A new 4% tax will apply to the largest residential property developers from 1 April 2022 on profits arising from UK residential property development in accounting periods ending on or after 1 April 2022.
On 10 January 2022 the Government announced it is also seeking to make the “largest” residential property developers responsible for the cost of rectifying historical cladding defects on residential buildings between 11m and 18m. That cost is estimated to be in the region of £4bn.
As well as the changes highlighted above, the Building Safety Bill sets out significant changes for the way in which residential developments 18m+ need to be carried out and the information which has to be provided to the new regulator as a precondition to occupation. The Bill also extends the limitation period for bringing a claim under the Defective Premises Act, expands the Defective Premises Act to cover refurbishment work and enacts the right to bring a civil claim for breach of the Building Act. The Bill is likely to receive Royal Assent this year – possibly in the autumn – following which various aspects will come into force in stages.
Originally intended for use on residential or mixed used buildings 18m+ their use expanded to buildings below 18m following Government guidance from January 2020. That guidance was withdrawn on 10 January 2022 and the Government is pushing ahead with plans to encourage lenders and valuers to limit their use to buildings 18m+ again.
From January 2022 developers and house builders should be able to register with the New Homes Quality Board and, once familiar with the new regime run by the NHQB (including the New Homes Quality Code of Practice), will be expected to comply with it. The Code of Practice will need to be included into developers’ and house builders’ customer charters and in the event of disputes developers and house builders will be expected to engage with the New Homes Ombudsman Service.
The Ground Rent (Leasehold Reform) Bill 2021-22, currently making its’ way through Parliament, should come into force in 2022. It will apply to future long residential leases (21 years+) which are granted for a premium (regulated leases) and will prohibit landlords from charging tenants of regulated leases any sum in excess of a peppercorn per annum. As currently drafted, regulated leases granted pursuant to an agreement for lease entered into before the Bill comes into force will not be captured. However, leases granted as a result of options or pre-emption rights that were entered into before commencement of the Bill, will be subject to the rent limits imposed by the Bill.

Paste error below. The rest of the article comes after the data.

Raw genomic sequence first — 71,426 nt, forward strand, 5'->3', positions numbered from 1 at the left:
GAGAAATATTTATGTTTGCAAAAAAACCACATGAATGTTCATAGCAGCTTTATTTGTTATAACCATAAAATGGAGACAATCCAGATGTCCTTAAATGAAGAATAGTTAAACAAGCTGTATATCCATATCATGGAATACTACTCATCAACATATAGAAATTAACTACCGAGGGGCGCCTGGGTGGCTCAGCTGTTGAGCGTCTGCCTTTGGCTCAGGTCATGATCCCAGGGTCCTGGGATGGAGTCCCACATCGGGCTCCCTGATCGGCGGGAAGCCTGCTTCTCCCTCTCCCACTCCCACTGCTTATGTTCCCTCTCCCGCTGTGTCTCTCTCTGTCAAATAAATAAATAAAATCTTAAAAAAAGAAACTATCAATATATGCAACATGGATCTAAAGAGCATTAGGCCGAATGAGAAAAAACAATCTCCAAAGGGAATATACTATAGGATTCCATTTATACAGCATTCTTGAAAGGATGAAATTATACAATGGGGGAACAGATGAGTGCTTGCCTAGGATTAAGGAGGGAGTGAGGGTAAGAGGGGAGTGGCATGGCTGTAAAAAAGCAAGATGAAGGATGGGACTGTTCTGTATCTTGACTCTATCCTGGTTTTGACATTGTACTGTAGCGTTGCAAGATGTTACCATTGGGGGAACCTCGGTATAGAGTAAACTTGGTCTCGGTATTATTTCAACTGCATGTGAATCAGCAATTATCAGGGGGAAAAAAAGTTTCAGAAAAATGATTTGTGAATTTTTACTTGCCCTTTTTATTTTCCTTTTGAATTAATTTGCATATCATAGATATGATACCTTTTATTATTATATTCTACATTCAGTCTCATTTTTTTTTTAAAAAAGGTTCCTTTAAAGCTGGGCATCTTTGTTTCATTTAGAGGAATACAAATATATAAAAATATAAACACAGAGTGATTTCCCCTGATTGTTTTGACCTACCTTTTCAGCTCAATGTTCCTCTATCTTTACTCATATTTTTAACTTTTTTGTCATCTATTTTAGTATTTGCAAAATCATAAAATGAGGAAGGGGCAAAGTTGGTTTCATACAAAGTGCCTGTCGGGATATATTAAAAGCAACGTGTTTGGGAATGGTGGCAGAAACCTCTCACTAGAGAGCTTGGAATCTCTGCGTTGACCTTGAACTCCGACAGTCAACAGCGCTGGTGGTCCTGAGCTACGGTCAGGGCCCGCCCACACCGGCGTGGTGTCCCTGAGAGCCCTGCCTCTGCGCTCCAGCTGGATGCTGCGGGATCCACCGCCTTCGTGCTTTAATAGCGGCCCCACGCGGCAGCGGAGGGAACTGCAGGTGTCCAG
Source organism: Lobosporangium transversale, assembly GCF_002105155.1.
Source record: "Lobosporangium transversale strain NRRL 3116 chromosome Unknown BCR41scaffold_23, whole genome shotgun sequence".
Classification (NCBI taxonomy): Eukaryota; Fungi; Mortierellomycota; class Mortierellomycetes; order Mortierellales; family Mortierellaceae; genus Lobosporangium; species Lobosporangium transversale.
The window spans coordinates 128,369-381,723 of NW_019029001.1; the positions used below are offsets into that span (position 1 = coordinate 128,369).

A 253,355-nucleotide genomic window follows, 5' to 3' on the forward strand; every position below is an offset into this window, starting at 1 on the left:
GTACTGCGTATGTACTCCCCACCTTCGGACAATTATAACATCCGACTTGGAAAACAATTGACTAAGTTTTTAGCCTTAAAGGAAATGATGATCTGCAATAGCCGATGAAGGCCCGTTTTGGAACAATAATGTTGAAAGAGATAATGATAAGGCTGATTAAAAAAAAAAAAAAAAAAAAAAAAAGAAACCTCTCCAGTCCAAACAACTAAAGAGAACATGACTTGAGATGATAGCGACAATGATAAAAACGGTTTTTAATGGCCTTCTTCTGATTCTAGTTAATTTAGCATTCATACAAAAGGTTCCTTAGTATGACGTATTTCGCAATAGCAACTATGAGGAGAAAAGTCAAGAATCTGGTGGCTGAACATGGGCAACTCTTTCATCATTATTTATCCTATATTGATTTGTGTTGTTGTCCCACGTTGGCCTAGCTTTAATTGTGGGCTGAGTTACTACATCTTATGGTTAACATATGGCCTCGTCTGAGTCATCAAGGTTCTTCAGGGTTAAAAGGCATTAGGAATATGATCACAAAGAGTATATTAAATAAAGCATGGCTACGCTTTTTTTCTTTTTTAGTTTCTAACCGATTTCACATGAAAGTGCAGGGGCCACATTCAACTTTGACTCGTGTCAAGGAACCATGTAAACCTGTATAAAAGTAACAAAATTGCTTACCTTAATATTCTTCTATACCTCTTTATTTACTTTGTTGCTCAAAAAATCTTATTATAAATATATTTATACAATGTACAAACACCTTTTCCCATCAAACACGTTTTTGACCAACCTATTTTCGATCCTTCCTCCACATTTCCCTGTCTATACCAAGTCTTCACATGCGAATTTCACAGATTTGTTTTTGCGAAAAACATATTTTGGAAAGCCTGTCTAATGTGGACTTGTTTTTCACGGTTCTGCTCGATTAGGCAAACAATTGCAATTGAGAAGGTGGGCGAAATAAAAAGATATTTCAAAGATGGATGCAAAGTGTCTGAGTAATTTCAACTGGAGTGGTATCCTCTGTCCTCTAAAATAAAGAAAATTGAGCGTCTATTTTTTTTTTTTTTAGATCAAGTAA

On a related note, and in anticipation of related legislation, the CMA will continue its investigations into developers who have sold leasehold properties with doubling ground rents which have been criticised as onerous and punitive charges for homeowners.
Legislation (in draft form at least) is anticipated in 2022 to bring into effect residential leasehold reform announced by the Government in early 2021. This would bring into effect a right for leaseholders of both houses and flats to extend their lease to a new standard 990 years (maximum) with a zero ground rent and the right to agree to a restriction on future development of their property to avoid paying development value. A cap will also be introduced on the ground rent payable when a leaseholder chooses to either extend their lease or become the freeholder. Marriage value will also be dispensed with in calculating value.
The Government has outlined details to spur the uptake of commonhold as a form of tenure in the housing market. This is likely to receive further attention in 2022 since the Government has already established a Commonhold Council to “prepare homeowners and the market for the widespread take-up of commonhold.”
The Law Commission has proposed changes to enfranchisement rules. 50% rather than 75% of leases within a building would need to be residential to satisfy one of the conditions for collective enfranchisement. Compulsory leaseback of commercial space and flats of non-participatory occupiers is also proposed. The Law Commission’s report contains proposals only and the passage of any legislation through parliament could result in changes to those proposals.
For more information on any of the topics mentioned, please get in touch with your usual Macfarlanes’ contact.